The basic creed of Sikhism is its belief that there is one universal God and is present everywhere. God’s name is Truth. God is the Creator. Without fear. Without enemies. God is timeless. Never born and never dies. Self-existent. God is realized by the grace of the Guru.

Sikhism was founded by Guru Nanak Dev Ji (1469 – 1539) and was the first of ten Gurus, over a period of 200 hundred years. Guru Nanak Dev Ji taught that all religions show different paths to the one true God. Guru Ji denounced superstitions. The main teachings of Guru Nanak are to purge oneself of ego and pride, to serve people is to serve God, opposes distinctions of caste as all are equal, and restored women to equal status as men.

The teachings of the Sikh Gurus are written in the Sikh Holy Book, the Guru Granth Sahib. Besides the teachings of the Sikh Gurus, the Guru Granth Sahib also contains teachings of some Muslim and Hindu saints.

In 1706, the 10th Guru, Guru Gobind Singh, installed the Guru Ganth Sahib as the Guru. Sikhs bow to it in respect and submit to its teachings.

In the daily Sikh prayer called Ardaas, apart from directing devotees to be respectful of all religions, devotees pray for the welfare and goodwill of all mankind; Sarbat Da Bhalla.

The Sikh temple, or Gurdwara, is open to everyone without discrimination of religion, caste, gender, economic status or ethnicity.

The “langgar” or communal food prepared and served in a gurdwara is vegetarian so as to allow anyone and everyone to partake in a meal.

The Gurdwara

The Sikh place of worship or temple is called a gurdwara. It houses the sacred writings of the Sikh religion, the Sri Guru Granth Sahib, thereafter called The Guru. The Sikh Gurus themselves compiled the Sikh scripture.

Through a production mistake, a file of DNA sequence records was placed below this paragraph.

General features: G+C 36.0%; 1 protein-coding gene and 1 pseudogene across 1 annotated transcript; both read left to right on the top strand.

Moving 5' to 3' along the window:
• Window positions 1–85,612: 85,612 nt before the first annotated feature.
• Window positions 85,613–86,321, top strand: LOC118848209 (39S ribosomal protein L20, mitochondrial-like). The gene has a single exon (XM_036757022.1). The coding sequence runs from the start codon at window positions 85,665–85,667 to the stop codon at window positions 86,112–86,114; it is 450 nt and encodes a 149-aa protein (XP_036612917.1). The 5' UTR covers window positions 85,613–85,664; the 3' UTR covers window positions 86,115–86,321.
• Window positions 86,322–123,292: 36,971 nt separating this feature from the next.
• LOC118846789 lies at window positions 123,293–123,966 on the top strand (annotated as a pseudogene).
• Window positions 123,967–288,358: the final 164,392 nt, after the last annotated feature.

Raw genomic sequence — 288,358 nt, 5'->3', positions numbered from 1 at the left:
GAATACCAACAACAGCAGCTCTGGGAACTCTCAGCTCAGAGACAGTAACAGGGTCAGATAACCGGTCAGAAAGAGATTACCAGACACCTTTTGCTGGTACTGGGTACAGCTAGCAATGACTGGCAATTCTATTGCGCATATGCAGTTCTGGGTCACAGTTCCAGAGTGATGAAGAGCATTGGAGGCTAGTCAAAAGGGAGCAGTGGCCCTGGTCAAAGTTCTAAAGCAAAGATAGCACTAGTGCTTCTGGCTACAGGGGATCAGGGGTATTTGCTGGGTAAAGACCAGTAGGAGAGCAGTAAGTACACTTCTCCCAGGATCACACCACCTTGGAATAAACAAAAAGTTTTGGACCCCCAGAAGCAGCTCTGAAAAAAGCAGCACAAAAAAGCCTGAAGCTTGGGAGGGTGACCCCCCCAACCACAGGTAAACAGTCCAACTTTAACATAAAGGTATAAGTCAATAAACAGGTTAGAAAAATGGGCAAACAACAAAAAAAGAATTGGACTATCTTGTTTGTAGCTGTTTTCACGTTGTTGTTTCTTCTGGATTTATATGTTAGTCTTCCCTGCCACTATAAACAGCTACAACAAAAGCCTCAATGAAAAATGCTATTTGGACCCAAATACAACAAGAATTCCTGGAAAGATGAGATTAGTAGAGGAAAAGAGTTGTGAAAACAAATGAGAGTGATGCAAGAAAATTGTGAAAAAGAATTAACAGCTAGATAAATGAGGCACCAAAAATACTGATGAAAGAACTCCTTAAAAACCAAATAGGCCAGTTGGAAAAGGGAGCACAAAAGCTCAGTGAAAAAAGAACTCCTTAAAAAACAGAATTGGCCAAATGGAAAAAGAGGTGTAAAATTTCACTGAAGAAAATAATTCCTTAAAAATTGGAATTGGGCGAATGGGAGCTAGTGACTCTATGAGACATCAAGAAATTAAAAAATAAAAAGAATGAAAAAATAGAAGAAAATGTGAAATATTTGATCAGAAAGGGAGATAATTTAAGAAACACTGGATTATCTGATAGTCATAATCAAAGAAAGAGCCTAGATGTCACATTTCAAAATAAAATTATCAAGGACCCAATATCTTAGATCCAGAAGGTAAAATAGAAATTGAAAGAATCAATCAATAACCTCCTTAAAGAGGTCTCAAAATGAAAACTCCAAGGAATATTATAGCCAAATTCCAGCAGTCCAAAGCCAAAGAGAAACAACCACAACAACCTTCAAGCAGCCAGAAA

Men and women bow in front of the Guru sitting separately on the carpeted prayer hall. Shoes must be taken off and the head covered when entering the prayer hall and the community kitchen or Guru Ka Langgar.


Sikhs pray to one God. Prayers are normally done before sunrise and sunset or prior to retiring at night although there are no specific timings. Sikhs may pray at home or in the Gurdwara. There is no priesthood in Sikhism and any Sikh, male or female, may lead in the reading of the Holy Scriptures and a prayer service. All worshippers are treated equally. No idols or pictures, even of Sikh gurus, are allowed for worship.


The five major special occasions celebrated by Sikhs all over the world are: (i) Guru Nanak’s Birthday in October/November; (ii) Guru Gobind Singh’s Birthday in December/January; (iii) Vasakhi, (14 April) which commemorates the setting up of the order of the Khalsa brotherhood as the Sikh way of life; (iv) Installation of the Sikh Scripture, Sri Guru Granth Sahib, as the permanent Sikh guru, and (v) Bandi-Chhor Divas to celebrate Guru Hargobind’s release from Gwalior Fort jail and triumphant return to Amritsar, the timing of which coincides with Diwali, the Indian festival of lights.


Only vegetarian meals are prepared and served for consumption in the gurdwara. Meat consumed is of an animal that has been killed instantly with one stroke. Consumption of intoxicants, smoking tobacco and the use of drugs, alcohol and meat are forbidden in the temple precincts. Sikhs are not vegetarians, but Sikh teachings exhort that a Sikh must “Avoid food and clothing which harm the body or provoke evil thoughts.” (Sri Rag Ml, 16)